Another chapter distills Berlin’s characteristic mix of militarism and debauchery into almost parabolic form. The golden statue of Victoria that sits on top of the Victory Column in Tiergarten, built to commemorate Prussia’s defeat of the Danes and known amongst locals as “Goldelse”, is revealed to have been inspired by Else Hirsch, a prostitute hired as a life model by the sculptor Friedrich Drake. Actually, MacLean admits at the end of the book, that one really is a fictional story: these days, he argues in an afterword, biographers need narrative to propel the facts, and “the notion of non-fiction may itself be a myth”.

The reasoning behind this move is sound: Prussian princes and published poets leave behind records of their lives but the poor working women of Alt-Moabit don’t. If we want a biography that shows both sides of Berlin, it needs to be allowed some artistic licence. The rendering of the “fictive biographies” is more tricky. MacLean fashions short stories, imagined letters and mini plays but few of the invented stories here are as fascinating and morally complex as the real lives. Who could have made up Walter Rathenau, the Weimar Republic’s foreign minister, a Jewish pacifist who helped arm Hitler; or Fritz Haber, the scientist who drafted Albert Einstein’s marriage separation agreement and invented poison gas?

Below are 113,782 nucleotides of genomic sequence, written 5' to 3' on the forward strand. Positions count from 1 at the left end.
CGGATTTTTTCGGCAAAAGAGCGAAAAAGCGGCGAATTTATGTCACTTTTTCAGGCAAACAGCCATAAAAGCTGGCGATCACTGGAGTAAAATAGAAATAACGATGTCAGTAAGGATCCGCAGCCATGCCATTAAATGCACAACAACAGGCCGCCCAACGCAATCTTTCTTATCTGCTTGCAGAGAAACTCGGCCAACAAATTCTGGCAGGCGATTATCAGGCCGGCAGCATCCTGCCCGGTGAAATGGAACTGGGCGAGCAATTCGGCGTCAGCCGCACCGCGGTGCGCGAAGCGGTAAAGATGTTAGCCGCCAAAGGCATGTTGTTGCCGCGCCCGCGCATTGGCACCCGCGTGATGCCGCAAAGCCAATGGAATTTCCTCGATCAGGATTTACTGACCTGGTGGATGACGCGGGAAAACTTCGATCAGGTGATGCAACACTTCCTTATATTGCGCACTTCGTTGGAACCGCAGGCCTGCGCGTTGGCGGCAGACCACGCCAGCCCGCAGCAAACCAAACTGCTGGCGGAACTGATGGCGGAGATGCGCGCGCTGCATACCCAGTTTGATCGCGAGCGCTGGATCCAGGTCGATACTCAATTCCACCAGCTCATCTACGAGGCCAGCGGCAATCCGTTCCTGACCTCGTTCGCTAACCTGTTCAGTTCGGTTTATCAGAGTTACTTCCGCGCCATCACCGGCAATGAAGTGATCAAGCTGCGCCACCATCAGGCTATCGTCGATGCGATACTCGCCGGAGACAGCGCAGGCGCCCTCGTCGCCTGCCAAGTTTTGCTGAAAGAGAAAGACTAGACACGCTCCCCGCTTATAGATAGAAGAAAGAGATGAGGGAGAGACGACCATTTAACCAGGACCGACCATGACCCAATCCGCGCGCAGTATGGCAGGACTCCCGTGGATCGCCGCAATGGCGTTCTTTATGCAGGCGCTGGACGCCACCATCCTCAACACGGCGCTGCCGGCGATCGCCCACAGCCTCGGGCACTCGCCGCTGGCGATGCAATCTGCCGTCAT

MacLean’s narrative-led city writing works better in the first half of the book than the second. On one hand, he breathes life into medieval history that would otherwise feel dead and dusty. On the other, he lets more recent Berlin legends get away with their own myth-making when a reality check would have been more appropriate.

The portrait of Marlene Dietrich is much more forgiving of her tempers and self-deceptions than the late Max Schell’s documentary Marlene, and David Bowie is allowed to bestride this pile of biographical sketches as Berlin’s troubadour king, the one artist whose creativity is not frustrated or curtailed by Berlin.

Bowie’s Berlin trilogy records are undoubtedly still great, not least because songs such as “Neuköln” and “Yassassin” broke new ground in tapping into the sounds of Kreuzberg’s migrant communities. But it’s worth remembering that Bowie mainly shaped the English-speaking world’s view of the German metropolis rather than Berlin’s view of itself. To suggest that Bowie performing “Heroes” outside the Reichstag in 1987 “may even have helped to bring down the Wall” is extremely generous, especially since almost every rock band that played Berlin in the 1980s has staked that claim. For context, it might have helped to point out that twice as many Berliners had watched English prog-rockers Barclay James Harvest play the same site seven years earlier.